Community Energy Initiatives
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COMMUNITY ENERGY INITIATIVES: EMBEDDING SUSTAINABLE TECHNOLOGY AT A LOCAL LEVEL

Research Project Summary
Recent policy statements have placed growing importance on the use of renewable energy in the UK. As part of this, there has been increased interest in the potential for community-based energy projects from the public, private and voluntary sectors alike. It is possible that through co-operative community partnerships, new technologies and developments will be more readily accepted. These should be more appropriate for the local context and more able to bring communities a range of economic and social as well as environmental benefits.

This research project evaluated the role of community initiatives in the implementation and embedding of sustainable energy technologies in the UK and sought to shed light on the benefits or challenges that arise in using the community route to achieve the uptake of sustainable technologies.
The project sought to explain this new theme of policy, evaluate project development on the ground and reflect critically on the distinctive qualities of a community approach to diffusing sustainable energy technologies. The research involved the construction of a database of community projects, programme level interviews and six project case studies.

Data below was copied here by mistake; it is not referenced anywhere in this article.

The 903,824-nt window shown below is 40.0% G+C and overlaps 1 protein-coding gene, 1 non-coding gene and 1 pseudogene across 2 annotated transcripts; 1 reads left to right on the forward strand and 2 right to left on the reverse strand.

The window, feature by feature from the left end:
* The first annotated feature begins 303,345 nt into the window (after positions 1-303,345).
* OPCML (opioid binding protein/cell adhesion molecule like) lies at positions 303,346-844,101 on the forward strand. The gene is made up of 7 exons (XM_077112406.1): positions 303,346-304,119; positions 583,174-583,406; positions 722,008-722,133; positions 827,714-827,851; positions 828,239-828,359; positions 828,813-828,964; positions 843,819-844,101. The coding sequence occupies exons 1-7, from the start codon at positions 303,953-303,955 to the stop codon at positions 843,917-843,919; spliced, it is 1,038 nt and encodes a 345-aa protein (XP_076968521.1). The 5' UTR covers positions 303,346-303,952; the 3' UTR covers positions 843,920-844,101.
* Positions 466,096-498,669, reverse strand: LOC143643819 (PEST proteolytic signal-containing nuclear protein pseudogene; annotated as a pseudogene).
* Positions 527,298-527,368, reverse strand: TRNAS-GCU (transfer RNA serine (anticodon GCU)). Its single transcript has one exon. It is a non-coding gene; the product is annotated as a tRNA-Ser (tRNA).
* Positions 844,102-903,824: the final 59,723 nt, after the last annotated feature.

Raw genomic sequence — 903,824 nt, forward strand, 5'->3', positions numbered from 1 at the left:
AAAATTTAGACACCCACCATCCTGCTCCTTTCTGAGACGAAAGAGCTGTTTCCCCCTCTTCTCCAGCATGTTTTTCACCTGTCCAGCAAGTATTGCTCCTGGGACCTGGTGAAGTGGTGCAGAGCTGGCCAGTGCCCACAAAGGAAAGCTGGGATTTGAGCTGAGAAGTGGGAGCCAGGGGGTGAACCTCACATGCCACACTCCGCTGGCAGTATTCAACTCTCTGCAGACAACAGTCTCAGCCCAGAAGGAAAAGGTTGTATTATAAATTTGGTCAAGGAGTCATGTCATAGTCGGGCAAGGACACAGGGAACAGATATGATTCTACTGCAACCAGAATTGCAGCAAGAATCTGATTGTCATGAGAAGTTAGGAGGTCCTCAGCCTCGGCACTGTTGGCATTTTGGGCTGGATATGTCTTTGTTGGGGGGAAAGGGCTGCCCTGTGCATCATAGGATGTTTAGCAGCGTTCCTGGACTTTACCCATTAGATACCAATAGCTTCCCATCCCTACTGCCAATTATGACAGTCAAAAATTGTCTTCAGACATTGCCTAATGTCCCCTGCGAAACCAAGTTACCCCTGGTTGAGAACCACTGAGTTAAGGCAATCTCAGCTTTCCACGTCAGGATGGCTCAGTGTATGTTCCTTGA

The research found that there has been a multiplicity of drivers for supporting community renewables and that projects take many different forms, both in terms of technology ‘hardware’ and the ‘software’ of social arrangements through which the technology is utilised. Who the community is and exactly how ‘it’ should be involved and should benefit from a community energy project is open to interpretation and challenge. Case study evidence suggests that many of the claims made for community renewables can be observed in practice but that none are guaranteed. Policy interventions need to be more coordinated and inclusive and provide a more concerted commitment to the benefits of community-based processes. A fuller account of the research findings can be found in various downloadable documents from the publications page.

The project ran two years (2004-2006), funded by the ESRC Sustainable Technologies Programme. Professor Gordon Walker (Lancaster University Geography Department) led the project with Dr Patrick Devine Wright (Manchester Architecture Research Centre, Manchester University) and Professor Bob Evans (Sustainable Cities Research Institute, Northumbria University) collaborating. Researchers Dr Helen Fay and Dr Sue Hunter also worked on the project.

The project is now completed. Details of publications, conference papers, media coverage and the end of award report can be found on our on our publications page - as well as in project entry on the ESRC Society Today web site

To find out more about the project researchers please visit the Researchers and contact info page.

For more info on the project partners and the Sustainable Technologies Programme please visit our Links page.

Page updated 06-07

Lancaster University The University of Manchester, established in 1824. Northumbria University Sustainable Technologies Programme
ESRC